The feature to stop spot instances is only available when AWS preempts an instance. A user cannot request to stop spot instances, only terminate them. This forces a fresh fetch from S3 to create the root volume on every launch. Since blocks are lazily loaded, the experience will be varied latency on every boot.
To get EBS volumes without any S3 penalty, the volumes must pre-exist and be mounted to the spot instance when launched.
One solution to get the feel of having a "warm" root volume is to use chroot with the attached volume.
Every AMI has a snapshot ID. That snapshot ID can be provisioned as 1 or many EBS standalone volumes. These volumes will act like a stopped on-demand instance. If the intent is to get speed and not any higher level of security, once the volume is mounted, bind system paths to the chroot location. Something similar to the following will work in most cases:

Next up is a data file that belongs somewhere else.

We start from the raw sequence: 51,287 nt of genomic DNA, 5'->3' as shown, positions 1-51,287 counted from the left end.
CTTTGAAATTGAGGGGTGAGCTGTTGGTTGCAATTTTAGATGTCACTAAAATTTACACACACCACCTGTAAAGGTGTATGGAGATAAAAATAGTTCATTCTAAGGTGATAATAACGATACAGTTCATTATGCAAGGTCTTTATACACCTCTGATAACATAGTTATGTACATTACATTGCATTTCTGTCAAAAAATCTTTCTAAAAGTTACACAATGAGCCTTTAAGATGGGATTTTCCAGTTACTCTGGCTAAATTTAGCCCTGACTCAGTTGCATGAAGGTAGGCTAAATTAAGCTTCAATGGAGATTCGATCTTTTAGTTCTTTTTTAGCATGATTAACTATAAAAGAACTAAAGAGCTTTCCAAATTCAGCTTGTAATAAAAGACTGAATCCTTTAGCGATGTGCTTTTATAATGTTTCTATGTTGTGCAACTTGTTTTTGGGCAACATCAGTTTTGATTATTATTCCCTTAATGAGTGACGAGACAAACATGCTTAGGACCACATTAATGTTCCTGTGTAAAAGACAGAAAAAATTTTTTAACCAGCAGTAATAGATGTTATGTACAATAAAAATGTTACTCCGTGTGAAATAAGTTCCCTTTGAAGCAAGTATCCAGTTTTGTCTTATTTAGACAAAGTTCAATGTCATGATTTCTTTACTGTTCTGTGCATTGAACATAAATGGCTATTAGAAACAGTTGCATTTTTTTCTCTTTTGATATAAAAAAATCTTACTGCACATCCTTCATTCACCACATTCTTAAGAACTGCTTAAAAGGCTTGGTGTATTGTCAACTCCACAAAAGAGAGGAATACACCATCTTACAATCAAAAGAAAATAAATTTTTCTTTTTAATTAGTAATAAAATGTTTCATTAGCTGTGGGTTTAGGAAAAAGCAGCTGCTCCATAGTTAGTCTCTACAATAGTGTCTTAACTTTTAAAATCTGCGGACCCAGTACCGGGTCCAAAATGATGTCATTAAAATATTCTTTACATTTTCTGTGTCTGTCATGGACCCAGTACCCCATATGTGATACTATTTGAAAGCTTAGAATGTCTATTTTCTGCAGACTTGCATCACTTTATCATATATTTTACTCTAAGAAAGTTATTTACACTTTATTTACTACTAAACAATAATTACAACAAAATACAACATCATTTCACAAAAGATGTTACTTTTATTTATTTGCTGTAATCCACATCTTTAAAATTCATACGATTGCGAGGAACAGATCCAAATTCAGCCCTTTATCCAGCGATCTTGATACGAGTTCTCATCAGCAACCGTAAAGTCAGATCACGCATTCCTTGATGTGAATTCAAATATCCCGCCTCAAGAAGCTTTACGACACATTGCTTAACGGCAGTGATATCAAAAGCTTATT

mount -o bind /proc /mnt/myMount/proc
mount -o bind /sys /mnt/myMount/sys
mount -o bind /dev /mnt/MyMount/dev
mount -o bind /dev/pts /mnt/MyMount/dev/pts
mount -o bind /tmp /mnt/MyMount/tmp
mount -o bind /run /mnt/MyMount/run
mount -o bind /run/lock /mnt/MyMount/run/lock
mount -o bind /dev/shm /mnt/MyMount/dev/shm
Last, configure ssh with chroot to use the mounted path as root:
Match User ubuntu
Now when the spot instance launches and the volume is mounted the user will be placed on the attached EBS, where blocks are only retrieved from S3 once (as with on-demand) and kept between instance associations. The spot instance can be terminated and a new instance can remount the "warm" storage.
You will need to have a system in place to match existing EBS volumes with new spot requests, as well as UserData or API calls that will take care of attaching the volumes and setting up chroot.
At Spotinst, we thought this was an exciting use case and wrote a blog to go further into detail here: https://blog.spotinst.com/2018/10/09/imagenet-ec2-spot/